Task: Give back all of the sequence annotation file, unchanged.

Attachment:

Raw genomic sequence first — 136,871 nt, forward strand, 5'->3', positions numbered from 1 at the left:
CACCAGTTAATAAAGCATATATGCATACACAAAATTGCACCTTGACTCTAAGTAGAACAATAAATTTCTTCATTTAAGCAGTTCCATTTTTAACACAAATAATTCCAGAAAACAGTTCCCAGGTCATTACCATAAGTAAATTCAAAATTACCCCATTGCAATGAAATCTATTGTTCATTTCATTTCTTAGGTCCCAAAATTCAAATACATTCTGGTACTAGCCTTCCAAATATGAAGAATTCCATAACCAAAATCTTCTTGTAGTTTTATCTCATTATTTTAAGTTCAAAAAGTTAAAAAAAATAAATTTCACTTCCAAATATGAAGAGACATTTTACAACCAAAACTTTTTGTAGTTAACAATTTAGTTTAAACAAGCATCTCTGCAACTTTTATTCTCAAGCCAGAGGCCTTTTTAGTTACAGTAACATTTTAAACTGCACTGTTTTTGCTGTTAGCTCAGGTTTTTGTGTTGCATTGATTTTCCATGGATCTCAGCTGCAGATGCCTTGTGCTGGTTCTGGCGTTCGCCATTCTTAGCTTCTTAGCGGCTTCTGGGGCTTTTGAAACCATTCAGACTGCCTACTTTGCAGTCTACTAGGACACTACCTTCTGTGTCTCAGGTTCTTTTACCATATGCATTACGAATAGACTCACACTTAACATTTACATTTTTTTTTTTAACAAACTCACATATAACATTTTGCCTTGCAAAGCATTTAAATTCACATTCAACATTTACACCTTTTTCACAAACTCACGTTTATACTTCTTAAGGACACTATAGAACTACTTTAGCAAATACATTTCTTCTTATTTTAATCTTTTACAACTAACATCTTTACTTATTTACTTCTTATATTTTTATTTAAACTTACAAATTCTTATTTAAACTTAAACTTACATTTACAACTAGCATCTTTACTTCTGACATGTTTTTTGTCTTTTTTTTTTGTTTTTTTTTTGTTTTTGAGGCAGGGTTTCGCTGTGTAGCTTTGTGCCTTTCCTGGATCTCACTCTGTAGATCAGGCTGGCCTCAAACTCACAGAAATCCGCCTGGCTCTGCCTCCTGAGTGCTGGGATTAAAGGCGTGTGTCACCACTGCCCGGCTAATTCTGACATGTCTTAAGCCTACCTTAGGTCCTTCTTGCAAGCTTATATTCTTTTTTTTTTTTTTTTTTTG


Raw genomic sequence first — 136,871 nt, forward strand, 5'->3', positions numbered from 1 at the left:
CACCAGTTAATAAAGCATATATGCATACACAAAATTGCACCTTGACTCTAAGTAGAACAATAAATTTCTTCATTTAAGCAGTTCCATTTTTAACACAAATAATTCCAGAAAACAGTTCCCAGGTCATTACCATAAGTAAATTCAAAATTACCCCATTGCAATGAAATCTATTGTTCATTTCATTTCTTAGGTCCCAAAATTCAAATACATTCTGGTACTAGCCTTCCAAATATGAAGAATTCCATAACCAAAATCTTCTTGTAGTTTTATCTCATTATTTTAAGTTCAAAAAGTTAAAAAAAATAAATTTCACTTCCAAATATGAAGAGACATTTTACAACCAAAACTTTTTGTAGTTAACAATTTAGTTTAAACAAGCATCTCTGCAACTTTTATTCTCAAGCCAGAGGCCTTTTTAGTTACAGTAACATTTTAAACTGCACTGTTTTTGCTGTTAGCTCAGGTTTTTGTGTTGCATTGATTTTCCATGGATCTCAGCTGCAGATGCCTTGTGCTGGTTCTGGCGTTCGCCATTCTTAGCTTCTTAGCGGCTTCTGGGGCTTTTGAAACCATTCAGACTGCCTACTTTGCAGTCTACTAGGACACTACCTTCTGTGTCTCAGGTTCTTTTACCATATGCATTACGAATAGACTCACACTTAACATTTACATTTTTTTTTTTAACAAACTCACATATAACATTTTGCCTTGCAAAGCATTTAAATTCACATTCAACATTTACACCTTTTTCACAAACTCACGTTTATACTTCTTAAGGACACTATAGAACTACTTTAGCAAATACATTTCTTCTTATTTTAATCTTTTACAACTAACATCTTTACTTATTTACTTCTTATATTTTTATTTAAACTTACAAATTCTTATTTAAACTTAAACTTACATTTACAACTAGCATCTTTACTTCTGACATGTTTTTTGTCTTTTTTTTTTGTTTTTTTTTTGTTTTTGAGGCAGGGTTTCGCTGTGTAGCTTTGTGCCTTTCCTGGATCTCACTCTGTAGATCAGGCTGGCCTCAAACTCACAGAAATCCGCCTGGCTCTGCCTCCTGAGTGCTGGGATTAAAGGCGTGTGTCACCACTGCCCGGCTAATTCTGACATGTCTTAAGCCTACCTTAGGTCCTTCTTGCAAGCTTATATTCTTTTTTTTTTTTTTTTTTTG